UNHCR welcomes Colombia's decision to regularize stay of Venezuelans in the country
UNHCR, the UN Refugee Agency, welcomes the Colombian government’s announcement of the creation of two new Special Stay Permits (PEP) that seek to benefit more than 100,000 Venezuelans, by allowing them to stay and work in the country.
Colombia is host to more than 1.6 million Venezuelans, of whom more than half, almost 60 per cent, lack a regular status. Many of them face difficulties accessing essential services, such as health, education and employment.
The two new Special Stay Permits announced by Colombia this week are expected to benefit Venezuelans who entered Colombia before 29 November 2019 with stamped passports as well as those currently in an irregular situation but holding an offer of employment for a period of at least two months up to a maximum of two years.
Venezuelans receiving the new Special Stay Permits will therefore be able to regularize their situation in the country, receive wages and be covered by Colombian labour laws. They will also be able to enroll in and benefit from the national social security and healthcare system.
UNHCR protection monitoring exercises indicate that access to the labour market remains a top priority among Venezuelans in Colombia.
According to the Colombian Migration Authority, only 14 per cent of the almost 600,000 Venezuelans in the country that currently hold a special stay permit are engaged in formal employment.
Since 2017, Colombia has created several Special Stay Permits that have been granted to Venezuelans who entered the country during specific periods of time and who fulfilled specific requirements such as having their passports stamped at an official border crossing.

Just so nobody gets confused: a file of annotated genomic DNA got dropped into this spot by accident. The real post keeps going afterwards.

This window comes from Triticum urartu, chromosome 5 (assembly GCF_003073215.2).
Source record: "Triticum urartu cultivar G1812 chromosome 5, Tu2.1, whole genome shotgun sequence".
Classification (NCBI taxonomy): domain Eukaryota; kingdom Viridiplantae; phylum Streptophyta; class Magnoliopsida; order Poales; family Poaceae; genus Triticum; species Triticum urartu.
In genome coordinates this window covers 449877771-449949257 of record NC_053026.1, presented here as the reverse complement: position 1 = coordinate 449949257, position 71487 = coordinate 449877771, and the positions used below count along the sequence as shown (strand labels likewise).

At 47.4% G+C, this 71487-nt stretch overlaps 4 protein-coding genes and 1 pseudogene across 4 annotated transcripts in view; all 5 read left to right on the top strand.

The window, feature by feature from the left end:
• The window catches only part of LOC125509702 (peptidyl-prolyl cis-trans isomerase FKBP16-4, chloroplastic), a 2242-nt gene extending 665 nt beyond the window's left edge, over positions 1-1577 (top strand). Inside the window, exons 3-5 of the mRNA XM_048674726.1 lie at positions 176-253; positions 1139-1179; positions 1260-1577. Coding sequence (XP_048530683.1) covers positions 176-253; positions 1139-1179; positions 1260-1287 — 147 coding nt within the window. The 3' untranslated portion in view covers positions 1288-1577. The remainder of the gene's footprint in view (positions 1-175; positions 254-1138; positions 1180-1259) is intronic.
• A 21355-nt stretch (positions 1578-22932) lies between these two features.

Among these permits is also one issued for Venezuelans who were irregularly present in Colombia and were registered during a nation-wide registration exercise carried out by the Colombian government and supported by UNHCR in 2018.
UNHCR remains committed to support governments across Latin America and the Caribbean to regularize the situation of Venezuelans currently living in an irregular situation. These efforts are key to guaranteeing the inclusion of Venezuelans in national systems, reducing their vulnerabilities and allowing them to contribute to the economy of their host countries.
In 2020, USD 1.35 billion will be needed to respond to the increasing needs of Venezuelan refugees and migrants and the communities hosting them in Latin America and the Caribbean.
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